Dr. Corson's Yarrow Salve Recipe

Yarrow is one of my favorite medicinal plants.  My teacher, Patsy Clark, of Bittersweet Cultural Center (Rochester, IN) taught me to make a very effective salve for cuts, abrasions, and minor burns. It is great for paper-cuts, quickly taking the pain away, and preventing infection.

This salve is antibacterial, analgesic, and anti-styptic (stops bleeding).  Therefore, it is my #1 choice for all abrasions, cutting down the pain dramatically within 5 to 10 minutes and minimizing chances of infection. There are multiple antibacterial compounds in this aromatic lawn and garden perennial, which have been named (see Kathy Keville’s excellent book, The Encyclopedia of Medicinal and Culinary Herbs).

My husband and I are both physicians, and this is what we and all our children reach for first, for scrapes, lacerations, burns, and paper-cuts.

To make yarrow salve:

1. Wild, white yarrow (not the golden yarrow or other hybrid colors)

Gather the leaves (flowers in full bloom can also be used), and dry in the shade or indoors (never in sunlight, which degrades the chemistry once it is separated from the earth). Dry for minimum of 5-7 days, longer is fine. Store in clean paper bags (not plastic, as this will promote growth of fungi, with any stored herb)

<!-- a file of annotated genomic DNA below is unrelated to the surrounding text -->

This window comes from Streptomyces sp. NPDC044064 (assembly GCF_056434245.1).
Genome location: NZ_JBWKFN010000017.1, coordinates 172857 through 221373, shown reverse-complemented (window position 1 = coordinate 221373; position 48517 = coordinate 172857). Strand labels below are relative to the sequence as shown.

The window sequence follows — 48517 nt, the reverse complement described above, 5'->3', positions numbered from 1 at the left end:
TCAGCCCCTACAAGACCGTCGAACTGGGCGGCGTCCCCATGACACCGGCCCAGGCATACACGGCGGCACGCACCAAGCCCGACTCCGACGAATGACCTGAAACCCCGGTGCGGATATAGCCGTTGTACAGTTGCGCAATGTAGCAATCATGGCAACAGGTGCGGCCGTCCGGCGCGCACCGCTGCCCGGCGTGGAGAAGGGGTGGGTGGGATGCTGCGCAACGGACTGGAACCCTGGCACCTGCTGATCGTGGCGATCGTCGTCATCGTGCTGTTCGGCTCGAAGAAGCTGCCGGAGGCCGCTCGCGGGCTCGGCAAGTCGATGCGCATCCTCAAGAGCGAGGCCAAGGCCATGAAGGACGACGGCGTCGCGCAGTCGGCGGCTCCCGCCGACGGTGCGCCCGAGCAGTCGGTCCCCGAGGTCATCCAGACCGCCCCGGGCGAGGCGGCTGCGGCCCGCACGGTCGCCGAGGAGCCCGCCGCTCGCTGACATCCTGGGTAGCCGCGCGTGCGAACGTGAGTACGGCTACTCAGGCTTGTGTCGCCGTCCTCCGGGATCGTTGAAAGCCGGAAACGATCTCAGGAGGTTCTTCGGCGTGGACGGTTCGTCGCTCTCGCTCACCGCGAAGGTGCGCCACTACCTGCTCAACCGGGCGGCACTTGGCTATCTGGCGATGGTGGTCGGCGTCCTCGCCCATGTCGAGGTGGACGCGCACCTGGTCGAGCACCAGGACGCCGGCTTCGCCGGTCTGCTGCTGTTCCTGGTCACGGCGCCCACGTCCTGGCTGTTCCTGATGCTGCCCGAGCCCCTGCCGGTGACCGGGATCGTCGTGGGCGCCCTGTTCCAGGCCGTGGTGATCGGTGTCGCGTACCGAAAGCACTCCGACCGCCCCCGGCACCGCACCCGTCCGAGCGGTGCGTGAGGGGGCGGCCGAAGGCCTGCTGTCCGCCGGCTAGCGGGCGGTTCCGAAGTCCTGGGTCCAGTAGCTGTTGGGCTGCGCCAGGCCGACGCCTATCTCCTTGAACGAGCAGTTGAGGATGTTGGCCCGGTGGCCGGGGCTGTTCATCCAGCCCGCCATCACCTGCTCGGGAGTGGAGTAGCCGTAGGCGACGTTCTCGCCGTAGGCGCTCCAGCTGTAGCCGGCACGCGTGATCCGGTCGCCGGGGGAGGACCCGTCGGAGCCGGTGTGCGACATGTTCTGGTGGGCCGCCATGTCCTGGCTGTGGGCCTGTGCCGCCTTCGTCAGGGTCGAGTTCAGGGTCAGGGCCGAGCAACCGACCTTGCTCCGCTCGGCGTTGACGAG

2. Melt 4 cups of olive oil and 1/2 cup of pure beeswax on a stovetop, or if funds are tight 4 cups of Crisco instead (no need for the beeswax to solidify it at room temperature).; smaller batches are simply scaled down from these proportions, using about a 1/8 ratio of beeswax to olive oil

3. Add as much dried yarrow leaf (and flowers if included) as you can immerse in the oil, stirring gently with a wooden spoon on simmer. Avoid "french-frying" or blackening or browning of the leaves. Simmer 15-20 minutes on low, stirring. The medicinal aroma will be prominent, and the color of the oil will turn green or golden green.

4. Cool approximately 15 minutes to allow safer handling. Strain through a fine metal-screen sieve into a 4-cup glass measure, then pour from that into clean, small glass jars, e.g. baby food or tiny jelly jars.

5. LABEL each jar with "yarrow salve" (Achillea millefolium), and the date. Store in refrigerator. Will last for over a year if refrigerated. These make great gifts for friends and family.

6. Use liberally with a band-aid or other sterile dressing, to cover the wound, keeping in the salve and keeping clothes protected from the oil. I have had excellent success even with a nasty 2nd degree burn of the palm of the hand, healing with no scarring. A low dose of Codeine was only needed for the first day, because the yarrow’s analgesic properties were so helpful, being applied 3 times a day until healed.